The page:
Mountain lion sparks fierce debate over divestment

Ben Freedman, staff writer

The push for divestment has become a heated topic over the last few years, with much of the student body and ASWC voicing their strong support for moving Whitman investments into non-fossil fuel related industries.

The discussion took an exciting turn last Wednesday when a scathing Op-Ed appeared in the Walla Walla Union Bulletin, voicing some serious concerns. Although the topic is not new, the concerned citizen is actually a mountain lion, marking a landmark first case of feline literacy in eastern Washington. Hailing from some cave north of Waitsburg, the cat offered a distinct opinion rarely seen around campus.

During a brief meeting between the mountain lion and ASWC executive council, tensions boiled over.

“Call me old fashioned, but responsibility in protecting our endowment is paramount when tuition rates continue to soar,” the cat reportedly mentioned.

“What a typical cougar,” scoffed ASWC president Jack Mercyvail. “The cat takes Macro and now he’s Milton Friedman? Someone get that clown a bowl of milk.” Mercyvail later added, “I’ve got the entire school on my side, he doesn’t even have opposable thumbs.”

In an effort to gauge public support, The Pioneer reached out to interview Whitman students about their opinions on the matter, generating insight into why this issue is on the forefront of proposed ASWC policy.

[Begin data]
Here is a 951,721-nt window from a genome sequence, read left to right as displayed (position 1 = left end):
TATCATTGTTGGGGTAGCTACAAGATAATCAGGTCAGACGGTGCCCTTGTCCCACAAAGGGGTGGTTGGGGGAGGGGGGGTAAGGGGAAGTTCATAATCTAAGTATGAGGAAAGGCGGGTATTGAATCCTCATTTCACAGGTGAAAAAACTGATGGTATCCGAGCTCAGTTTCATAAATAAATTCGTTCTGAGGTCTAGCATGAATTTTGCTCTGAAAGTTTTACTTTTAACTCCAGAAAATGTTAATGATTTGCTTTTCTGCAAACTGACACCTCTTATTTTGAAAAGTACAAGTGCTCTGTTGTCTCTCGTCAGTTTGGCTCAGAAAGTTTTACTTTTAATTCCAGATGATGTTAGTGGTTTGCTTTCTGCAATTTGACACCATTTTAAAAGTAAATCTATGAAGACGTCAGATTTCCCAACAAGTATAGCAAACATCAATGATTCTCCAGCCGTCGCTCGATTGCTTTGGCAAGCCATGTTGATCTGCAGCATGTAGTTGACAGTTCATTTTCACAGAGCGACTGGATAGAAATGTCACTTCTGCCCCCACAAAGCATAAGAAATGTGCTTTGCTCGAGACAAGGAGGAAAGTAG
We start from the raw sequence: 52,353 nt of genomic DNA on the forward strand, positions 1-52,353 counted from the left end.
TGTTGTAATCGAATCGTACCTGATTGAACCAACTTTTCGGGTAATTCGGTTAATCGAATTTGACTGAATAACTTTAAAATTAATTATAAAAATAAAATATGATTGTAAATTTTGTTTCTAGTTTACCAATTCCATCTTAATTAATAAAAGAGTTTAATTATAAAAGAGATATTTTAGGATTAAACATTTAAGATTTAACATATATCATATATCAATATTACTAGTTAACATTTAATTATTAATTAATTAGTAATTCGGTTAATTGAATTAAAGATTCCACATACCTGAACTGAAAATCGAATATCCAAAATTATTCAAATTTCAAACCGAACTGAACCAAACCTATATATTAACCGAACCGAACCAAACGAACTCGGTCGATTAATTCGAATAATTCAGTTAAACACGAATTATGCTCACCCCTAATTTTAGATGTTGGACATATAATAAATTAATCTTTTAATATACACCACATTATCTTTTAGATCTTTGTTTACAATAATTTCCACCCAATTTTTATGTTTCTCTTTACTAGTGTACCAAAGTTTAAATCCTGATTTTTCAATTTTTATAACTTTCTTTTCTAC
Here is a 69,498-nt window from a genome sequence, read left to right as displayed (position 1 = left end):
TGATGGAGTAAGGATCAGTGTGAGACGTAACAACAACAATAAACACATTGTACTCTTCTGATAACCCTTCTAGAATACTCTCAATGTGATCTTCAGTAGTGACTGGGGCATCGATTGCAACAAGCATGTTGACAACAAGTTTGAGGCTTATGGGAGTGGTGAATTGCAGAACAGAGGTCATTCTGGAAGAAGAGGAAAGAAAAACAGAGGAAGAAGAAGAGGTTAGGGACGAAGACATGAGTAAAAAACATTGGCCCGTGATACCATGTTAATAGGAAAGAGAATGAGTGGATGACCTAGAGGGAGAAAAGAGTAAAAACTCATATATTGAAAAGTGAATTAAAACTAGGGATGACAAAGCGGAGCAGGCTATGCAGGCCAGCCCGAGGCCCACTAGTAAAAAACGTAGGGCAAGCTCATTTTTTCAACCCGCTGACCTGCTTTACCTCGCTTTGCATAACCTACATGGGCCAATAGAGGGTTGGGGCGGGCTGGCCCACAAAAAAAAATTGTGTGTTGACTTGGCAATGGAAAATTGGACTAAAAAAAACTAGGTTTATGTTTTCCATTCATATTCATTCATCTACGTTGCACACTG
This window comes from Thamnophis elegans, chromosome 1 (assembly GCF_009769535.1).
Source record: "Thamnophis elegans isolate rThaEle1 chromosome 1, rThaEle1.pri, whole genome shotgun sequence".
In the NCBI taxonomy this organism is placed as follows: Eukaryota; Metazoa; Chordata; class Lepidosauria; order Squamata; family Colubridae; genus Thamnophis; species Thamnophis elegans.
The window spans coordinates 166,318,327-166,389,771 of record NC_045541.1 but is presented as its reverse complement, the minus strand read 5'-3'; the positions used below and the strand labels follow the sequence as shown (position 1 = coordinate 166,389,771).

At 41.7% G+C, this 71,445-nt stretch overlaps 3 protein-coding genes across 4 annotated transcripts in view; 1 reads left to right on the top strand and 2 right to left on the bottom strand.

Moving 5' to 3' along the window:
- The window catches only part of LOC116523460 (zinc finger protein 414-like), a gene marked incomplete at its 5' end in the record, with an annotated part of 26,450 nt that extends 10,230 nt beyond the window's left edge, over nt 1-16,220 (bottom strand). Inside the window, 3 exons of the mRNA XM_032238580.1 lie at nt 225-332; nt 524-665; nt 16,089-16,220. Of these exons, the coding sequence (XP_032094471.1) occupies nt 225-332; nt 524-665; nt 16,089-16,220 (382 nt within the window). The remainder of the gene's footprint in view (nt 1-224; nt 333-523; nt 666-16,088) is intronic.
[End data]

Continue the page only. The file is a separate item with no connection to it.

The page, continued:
“What’s divestment again?” answered junior Cal Mandro.

“I like nature, but I also like money,” added an unconvinced ES-Economics major.

“I think my friend had divestment last year, and she hasn’t quite been the same since,” muttered a bewildered first-year.

“Oh yeah I support it, fuck the oil industry!” yelled senior Tommy Johnson.

Like most issues on campus, the student body has taken strides in making their opinions achieve intangible success. Just last week, Kathleen Murray reportedly “thumbed through” a 14-step divestment proposal from ASWC, before promptly shredding it in its entirety.

“It’s wins like this that remind us how far we’ve come,” reminded a hopeful Mercyvail.

Annoyed with his lack of persuading ASWC, the mountain lion stormed off the campus, and in a brief moment of confusion, perceived a student walking away as a sign of fear. This triggered an instinctual need to chase, and consequentially hunt an unsuspecting first-year. As a crowd gathered to witness what happened, the cat reportedly slunk away.

After a weekend of controversial Op-Ed’s, debate and the tragic loss of a first-year, the push for divestment marches on.